Utica Saturday Globe, April 1901
Norwich [Chenango Co., NY]: At his home on Front street Tuesday afternoon occurred the death of Richard Cole, for over half a century a resident of this village, aged 69. On March 26 he suffered a stroke of paralysis and remained in an unconscious condition until his death. Mr. Cole was born in England in 1832 and was the eldest child of the late Samuel and Elizabeth Cole. He came to this country when 2 years of age with his mother, the father having come a short time before. On the voyage over, the ship on which she took passage was wrecked and the mother lost all of her possessions except her son. The family came to Norwich about 1836, since which time, except for a short period when he resided in Plymouth, Mr. Cole had always lived in Norwich. He was a mason by trade and until the last few years, when ill health prevented, had always followed that calling. He was a veteran of the civil war and a member of E.B. Smith Post. G.A.R. In 1856 he was united in marriage to Miss Mary Cunningham who with three sons, Frank, George and William, of this village, survive. Another son, Herman, died two years ago. He also leaves two sisters, Mrs. Fannie M. Eldredge and Mrs. Mary A. King of this village. His funeral will be held from his late home this (Friday) afternoon. Rev. Wilson Treible officiating. The services at the cemetery will be conducted by E.B. Smith Post, G.A.R.
Bainbridge Republican, April 16, 1880Mr. Olny Winsor was attacked with his third apoplectic stroke one week ago Saturday last, and lay in an unconscious state till Monday of this week, when he died. Mr. Winsor was well known and respected throughout this section, as an industrious and honorable man, having passed nearly his whole life in the vicinity where he died His age was 63 years. He left two sons and two daughters, all living in this town, save one, Mrs. Rudd, who resides in Waterville, Madison Co. The remains were interred in the Episcopal burial ground on Wednesday, Rev. D.N. Grummon officiating at the funeral obsequies.
Chauncy Thompson & Fred Hager
Bainbridge Republican, April 30, 1880For the second time during the present academic year, have we, as a school, been called upon to mourn the death of one of our most promising students and companions On Thursday of last week, Mr. Chauncy Thompson died at the residence of his brother in Sidney Plains. Mr. Thompson was but twenty years of age at the time of his death, and was well known in this community. For upwards of five terms he had diligently pursued his studies, and had but recently left school in order to enter the employment of our postmaster, Mr. Nichols. On Saturday, the 17th inst., he was taken suddenly ill, and left on the evening train for Sidney. Upon arriving there, he was so weak that it was with difficulty that he reached the home of his brother Medical aid was promptly administered, but nothing could stay the hand of the destroyer; after five days of intense suffering, Death closed the scene. The death of Mr. Thompson is a sad coincidence. Last August, he, in company with Mr. Fred Hager, registered as members of our teachers' class. They were of nearly the same age, both the youngest sons of aged parents, and both were residents of Masonville [Delaware Co., NY]. They roomed together, and were apparently in the enjoyment of perfect health. In company they worked until nearly the close of the term, when Mr. Hager, feeling unwell, requested a short leave of absence. Too well we remember the afternoon he left us. Little did we think that he would never return, yet such proved the case. He was stricken with typhoid fever and died after a wasting sickness of four weeks Mr. Thompson continued with us during the winter, little thinking that he would so soon be summoned to join the companion whose death he mourned. As students and teachers we shall ever remember them. Surely the ways of Providence are past finding out, yet we know that "He doeth all things well." Their studies and labors are now unseen by us; however, we believe that, united they are today in the enjoyment of better privileges than earth affords. As a school we tender our deep sympathy to the parents of the deceased. With them we mourn. Verily we have been shown that youth and health have no promise of long life, and we trust that this solemn warning, so sadly remembered, may be of profit to us all. W.D.G.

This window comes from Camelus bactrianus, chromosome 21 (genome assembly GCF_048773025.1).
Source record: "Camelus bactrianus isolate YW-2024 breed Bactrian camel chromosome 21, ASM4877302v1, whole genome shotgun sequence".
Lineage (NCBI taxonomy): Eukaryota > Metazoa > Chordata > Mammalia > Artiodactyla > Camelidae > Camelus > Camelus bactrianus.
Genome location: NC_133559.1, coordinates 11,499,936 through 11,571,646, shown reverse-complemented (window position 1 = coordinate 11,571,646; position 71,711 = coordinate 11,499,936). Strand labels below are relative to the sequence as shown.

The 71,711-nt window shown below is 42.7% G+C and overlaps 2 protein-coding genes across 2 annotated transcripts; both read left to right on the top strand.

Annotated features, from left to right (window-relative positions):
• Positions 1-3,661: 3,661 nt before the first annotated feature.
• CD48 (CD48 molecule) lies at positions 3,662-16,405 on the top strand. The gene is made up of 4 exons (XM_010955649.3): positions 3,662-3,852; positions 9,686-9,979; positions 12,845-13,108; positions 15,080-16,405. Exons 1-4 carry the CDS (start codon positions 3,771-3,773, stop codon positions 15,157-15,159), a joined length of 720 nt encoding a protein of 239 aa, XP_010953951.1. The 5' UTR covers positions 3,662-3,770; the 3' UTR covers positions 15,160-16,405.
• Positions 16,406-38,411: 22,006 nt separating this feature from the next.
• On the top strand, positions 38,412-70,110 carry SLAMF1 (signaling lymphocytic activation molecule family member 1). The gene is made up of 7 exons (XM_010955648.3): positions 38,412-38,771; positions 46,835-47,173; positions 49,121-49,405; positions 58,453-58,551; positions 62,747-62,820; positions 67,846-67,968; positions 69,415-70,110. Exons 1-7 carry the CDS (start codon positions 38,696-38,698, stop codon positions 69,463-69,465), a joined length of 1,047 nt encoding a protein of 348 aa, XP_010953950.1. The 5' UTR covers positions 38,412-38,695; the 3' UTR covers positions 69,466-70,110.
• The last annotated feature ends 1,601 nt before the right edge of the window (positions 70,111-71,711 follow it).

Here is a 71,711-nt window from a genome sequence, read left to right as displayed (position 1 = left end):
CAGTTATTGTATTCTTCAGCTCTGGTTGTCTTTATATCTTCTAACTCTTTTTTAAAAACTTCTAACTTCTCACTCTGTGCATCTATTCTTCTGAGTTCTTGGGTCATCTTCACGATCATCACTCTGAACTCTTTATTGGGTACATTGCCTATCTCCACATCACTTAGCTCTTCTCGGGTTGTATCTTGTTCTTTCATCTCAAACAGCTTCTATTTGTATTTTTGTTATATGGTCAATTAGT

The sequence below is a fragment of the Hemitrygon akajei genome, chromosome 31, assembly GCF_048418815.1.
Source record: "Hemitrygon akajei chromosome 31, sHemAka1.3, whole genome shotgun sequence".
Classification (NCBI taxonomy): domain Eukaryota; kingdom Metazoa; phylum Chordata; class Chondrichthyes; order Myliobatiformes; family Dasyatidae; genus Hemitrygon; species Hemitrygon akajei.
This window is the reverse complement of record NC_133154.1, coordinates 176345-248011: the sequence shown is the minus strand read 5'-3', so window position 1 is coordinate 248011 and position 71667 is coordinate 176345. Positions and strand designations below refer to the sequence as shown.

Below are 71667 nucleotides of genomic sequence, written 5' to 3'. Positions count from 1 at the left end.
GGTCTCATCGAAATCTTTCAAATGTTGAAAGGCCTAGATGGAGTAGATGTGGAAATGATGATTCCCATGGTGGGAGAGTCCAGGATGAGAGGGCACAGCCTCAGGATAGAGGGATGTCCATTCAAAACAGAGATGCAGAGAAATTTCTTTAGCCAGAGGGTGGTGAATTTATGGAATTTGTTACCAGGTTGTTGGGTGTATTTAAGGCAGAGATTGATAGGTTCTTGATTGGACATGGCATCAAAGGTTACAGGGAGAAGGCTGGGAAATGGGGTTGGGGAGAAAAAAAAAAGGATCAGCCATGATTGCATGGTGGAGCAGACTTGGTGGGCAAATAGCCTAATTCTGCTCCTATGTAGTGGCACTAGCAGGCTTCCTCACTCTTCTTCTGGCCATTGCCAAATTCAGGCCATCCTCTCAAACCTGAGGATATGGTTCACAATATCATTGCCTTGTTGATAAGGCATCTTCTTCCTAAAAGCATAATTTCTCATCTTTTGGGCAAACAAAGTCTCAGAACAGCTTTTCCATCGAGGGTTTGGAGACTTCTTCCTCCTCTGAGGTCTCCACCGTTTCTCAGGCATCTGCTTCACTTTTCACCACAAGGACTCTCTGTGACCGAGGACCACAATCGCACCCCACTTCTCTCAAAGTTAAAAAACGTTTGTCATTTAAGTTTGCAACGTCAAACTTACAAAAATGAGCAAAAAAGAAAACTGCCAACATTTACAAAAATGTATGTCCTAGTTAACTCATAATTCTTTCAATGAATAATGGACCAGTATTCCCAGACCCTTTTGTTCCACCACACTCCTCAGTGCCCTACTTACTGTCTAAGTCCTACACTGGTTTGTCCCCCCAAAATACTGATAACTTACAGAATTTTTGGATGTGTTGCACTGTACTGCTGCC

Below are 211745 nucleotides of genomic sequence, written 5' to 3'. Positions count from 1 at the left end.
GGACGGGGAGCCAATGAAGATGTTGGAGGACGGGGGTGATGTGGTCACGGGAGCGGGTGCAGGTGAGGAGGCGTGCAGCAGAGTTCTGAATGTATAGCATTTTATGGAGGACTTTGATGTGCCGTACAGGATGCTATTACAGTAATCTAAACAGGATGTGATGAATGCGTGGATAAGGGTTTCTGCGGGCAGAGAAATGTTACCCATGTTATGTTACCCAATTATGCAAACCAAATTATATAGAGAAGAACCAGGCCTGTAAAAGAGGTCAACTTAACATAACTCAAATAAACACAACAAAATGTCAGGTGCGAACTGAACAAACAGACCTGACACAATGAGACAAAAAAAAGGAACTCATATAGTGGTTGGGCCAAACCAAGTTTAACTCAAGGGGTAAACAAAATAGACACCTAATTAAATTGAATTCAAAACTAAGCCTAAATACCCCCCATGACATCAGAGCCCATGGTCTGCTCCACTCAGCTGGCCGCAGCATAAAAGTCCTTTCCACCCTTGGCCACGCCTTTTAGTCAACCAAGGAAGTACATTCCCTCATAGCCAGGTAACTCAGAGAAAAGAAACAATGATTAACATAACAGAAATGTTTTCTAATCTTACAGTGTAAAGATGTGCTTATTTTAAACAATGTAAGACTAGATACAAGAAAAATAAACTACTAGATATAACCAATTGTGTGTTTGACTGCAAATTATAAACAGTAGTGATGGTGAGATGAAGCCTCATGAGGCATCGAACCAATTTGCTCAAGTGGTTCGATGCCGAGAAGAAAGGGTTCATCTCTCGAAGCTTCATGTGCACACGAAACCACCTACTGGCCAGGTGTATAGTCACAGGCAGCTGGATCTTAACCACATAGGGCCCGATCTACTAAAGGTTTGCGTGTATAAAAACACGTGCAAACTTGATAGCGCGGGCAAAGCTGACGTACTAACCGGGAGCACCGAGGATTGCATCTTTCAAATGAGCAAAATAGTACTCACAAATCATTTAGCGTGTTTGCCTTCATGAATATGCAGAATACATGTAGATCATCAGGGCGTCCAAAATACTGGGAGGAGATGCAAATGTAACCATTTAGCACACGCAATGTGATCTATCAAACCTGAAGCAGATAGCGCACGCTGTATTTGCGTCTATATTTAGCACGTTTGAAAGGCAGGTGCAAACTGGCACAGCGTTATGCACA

Jared A. Redfield
Bainbridge Republican, June 11, 1880
The death of Archibald Robertson, one of Elmira's most honored citizens, is closely followed by the demise of Jared A. Redfield, which occurred in this city, Sunday evening, June 6th, at his late residence in the 65th year of his age. His decease will be lamented by all. He was born in Bainbridge, Chenango county. Mr. Redfield was a well known railroad man, but for the last four years she had been an invalid, having suffered from paralysis, a recent attack accelerating his death. he was for many years Superintendent of the local division of the Northern Central Railroad, preceding in that responsible office the present Superintendent, Mr. Robert Neilson. Mrs. Redfield and three adult children survive the husband and father. Of the deceased it may be truly said, he was loved by his family, prized by the community, and he leaves to the bereaved ones the heritage of an honorable name. The funeral will be held tomorrow afternoon at the family residence, No. 668 Park Place--Elmira Advertiser, 7th inst.
Corning Journal, June 11, 1880Jared A. Redfield died in Elmira, on Sunday, aged sixty-four years. He was a native of Bainbridge, Chenango county, and became a merchant in Corning in 1840, continuing in business for several years. In December 1849, at the extension of the Erie Railroad through Corning, he became the Station Agent, and subsequently was Station Agent at Hornellsville, and was actively engaged in the extension of the railroad to Dunkirk, which village was reached in May 1851. His marked qualificaitons as a "railroad man" led to his being appointed Superintendent of the Conhocton Valley Railroad, which was constructed in 1852-3, running from Corning to Buffalo. He discharged the duties with rare efficiency until 1856, when he was appointed Superintendent of the Canandaigua & Elmira, and Elmira & Williamsport Railroads, and he then removed to Elmira. When these became the property of the Northern Central Railroad Company of Pennsylvania, he continued either as Superintendent or General Manager, till four years ago, when he was suddenly prostrated by paralysis. After some months he partially recovered the use of the paralyzed limbs of one side, and could sit up for most of the day,but there was no restoration to health He could ride out, and could converse with family and friends, retaining a lively interest in general news, as the daily papers were read to him, when he could endure the excitement and fatigue. For a year past he has been quite comfortable; but a paralytic attack of the other side, a week before his death, destroyed all hopes of even partial recovery. At no time since the first attack had there been any reason to expect that he would ever again engage in the pursuits of an active life. During this tedious and exceedingly trying period of four years, (for one who was noted for his constant activity and energy) he was remarkably submissive, and he was sustained in this extreme trial by the consolations of religion. He awaited with sure confiednece, the final result, and thus he exemplified the faith of a devout Christian. He became a member of the Presbyterian Church of Painted Post (now Corning) in 1836, previous to the founding of the village of Corning. As a resident of the village for sixteen years preceding 1856, he was one of the most wide-awake citizens; always influential in anything projected for the interest of Corning. He was naturally a leader of those whose opinions on politics, church matters, village improvements, or social interests harmonized with his views. He was a valuable member of the Presbyterian Chruch, and was Trustee or Elder of most of the time of his residence. As Superintendent of the Conhocton Valley Railroad he won an excellent reputation He was sagacious, energetic, careful and persistent. His employees, of all grades, respected him as a very capable and efficient officer, and those whose duties brought them into intimate relations became greatly attached ot him. He held the employees to strict responsibility, as was necessary, but aimed to be always kind and just; and if, from his naturally impulsive temperament, his characteristic "push," he found that he erred by undeserved censure, he was prompt to correct the error. We understand that during his career of twenty years as Superintendent or General Manager, at Elmira, the same record was made, and thus he was conspicuous as a "railroad official." He was never ashamed of his religious professions, and was thus prompt to speak or to act.....deserved censure, he was prompt to correct the error. We understand that during his career of twenty years a Superintendent or General Manager, at Elmira, the same record was made, and thus he was conspicuous as a "railroad official." He was never ashamed of his religious professions, and was thus prompt to speak or to act as occasion offered. While bearing weighty responsibilities he did not neglect the weeky prayer meeting, and was for a series of years a Sunday School Superintendent, in Corning, and subsequently in Elmira. His first wife was Miss Mary Hayt, daughter of Dr. John C. Hayt, deceased, of Corning. He was married to her in 1838, and she died in 1854. He was married at Elmira about the year 1857, to Miss Anna C. Rose, sister of E.S. Rose, deceased, formerly of Corning. She died in 1872 and in 1873 he married the widow of his brother, Sayre Redfield, of Elmira. She survives him, and there are also, surviving, three children by his first wife, viz.: Miss Stella Redfield, Henry S. Redfield, (law partner of George M. Diven) and Mrs. Ernestine French (wife of Horace French, of Elmira). His oldest daughter, Miss Irene Redfield, a lovely young lady, died in March 1861. His funeral was very largely attended on Tuesday. Remarks were made by Rev Dr. Curtis W. C--?-- (for a dozen years his pastor at Elmira) and by Rev. Mr. Clark, Pastor of the 2d Presbyterian Chruch, of which deceased was a member. Both ministers spoke in high terms of his Christian zeal and usefulness.